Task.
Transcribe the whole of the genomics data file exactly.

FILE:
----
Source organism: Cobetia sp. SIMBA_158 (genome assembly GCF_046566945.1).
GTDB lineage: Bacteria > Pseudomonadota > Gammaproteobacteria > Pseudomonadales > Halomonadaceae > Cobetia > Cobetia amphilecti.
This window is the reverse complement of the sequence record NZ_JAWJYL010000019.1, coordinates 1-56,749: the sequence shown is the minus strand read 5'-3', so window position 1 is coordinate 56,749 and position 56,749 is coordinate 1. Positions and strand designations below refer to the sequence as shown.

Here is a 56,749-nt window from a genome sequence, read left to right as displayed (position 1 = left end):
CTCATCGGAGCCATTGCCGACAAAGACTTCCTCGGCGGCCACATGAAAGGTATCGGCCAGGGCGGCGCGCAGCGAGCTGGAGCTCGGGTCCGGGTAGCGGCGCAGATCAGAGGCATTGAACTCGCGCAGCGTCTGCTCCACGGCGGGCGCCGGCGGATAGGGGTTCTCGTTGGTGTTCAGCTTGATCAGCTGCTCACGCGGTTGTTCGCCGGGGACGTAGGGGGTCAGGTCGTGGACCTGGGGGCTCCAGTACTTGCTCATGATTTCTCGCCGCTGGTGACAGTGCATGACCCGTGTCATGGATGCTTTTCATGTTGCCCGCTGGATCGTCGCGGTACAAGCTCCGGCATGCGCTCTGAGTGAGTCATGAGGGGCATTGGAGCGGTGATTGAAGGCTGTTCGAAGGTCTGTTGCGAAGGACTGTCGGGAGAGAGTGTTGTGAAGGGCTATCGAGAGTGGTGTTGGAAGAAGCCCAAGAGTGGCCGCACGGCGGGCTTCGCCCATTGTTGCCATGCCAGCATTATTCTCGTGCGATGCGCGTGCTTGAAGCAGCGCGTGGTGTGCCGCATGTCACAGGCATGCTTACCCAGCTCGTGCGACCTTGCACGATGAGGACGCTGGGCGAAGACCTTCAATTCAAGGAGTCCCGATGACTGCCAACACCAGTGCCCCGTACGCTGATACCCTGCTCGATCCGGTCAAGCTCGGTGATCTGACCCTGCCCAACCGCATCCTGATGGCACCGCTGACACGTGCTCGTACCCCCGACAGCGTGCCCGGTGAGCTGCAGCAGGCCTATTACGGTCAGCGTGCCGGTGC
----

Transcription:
Source organism: Cobetia sp. SIMBA_158 (genome assembly GCF_046566945.1).
GTDB lineage: Bacteria > Pseudomonadota > Gammaproteobacteria > Pseudomonadales > Halomonadaceae > Cobetia > Cobetia amphilecti.
This window is the reverse complement of the sequence record NZ_JAWJYL010000019.1, coordinates 1-56,749: the sequence shown is the minus strand read 5'-3', so window position 1 is coordinate 56,749 and position 56,749 is coordinate 1. Positions and strand designations below refer to the sequence as shown.

Here is a 56,749-nt window from a genome sequence, read left to right as displayed (position 1 = left end):
CTCATCGGAGCCATTGCCGACAAAGACTTCCTCGGCGGCCACATGAAAGGTATCGGCCAGGGCGGCGCGCAGCGAGCTGGAGCTCGGGTCCGGGTAGCGGCGCAGATCAGAGGCATTGAACTCGCGCAGCGTCTGCTCCACGGCGGGCGCCGGCGGATAGGGGTTCTCGTTGGTGTTCAGCTTGATCAGCTGCTCACGCGGTTGTTCGCCGGGGACGTAGGGGGTCAGGTCGTGGACCTGGGGGCTCCAGTACTTGCTCATGATTTCTCGCCGCTGGTGACAGTGCATGACCCGTGTCATGGATGCTTTTCATGTTGCCCGCTGGATCGTCGCGGTACAAGCTCCGGCATGCGCTCTGAGTGAGTCATGAGGGGCATTGGAGCGGTGATTGAAGGCTGTTCGAAGGTCTGTTGCGAAGGACTGTCGGGAGAGAGTGTTGTGAAGGGCTATCGAGAGTGGTGTTGGAAGAAGCCCAAGAGTGGCCGCACGGCGGGCTTCGCCCATTGTTGCCATGCCAGCATTATTCTCGTGCGATGCGCGTGCTTGAAGCAGCGCGTGGTGTGCCGCATGTCACAGGCATGCTTACCCAGCTCGTGCGACCTTGCACGATGAGGACGCTGGGCGAAGACCTTCAATTCAAGGAGTCCCGATGACTGCCAACACCAGTGCCCCGTACGCTGATACCCTGCTCGATCCGGTCAAGCTCGGTGATCTGACCCTGCCCAACCGCATCCTGATGGCACCGCTGACACGTGCTCGTACCCCCGACAGCGTGCCCGGTGAGCTGCAGCAGGCCTATTACGGTCAGCGTGCCGGTGC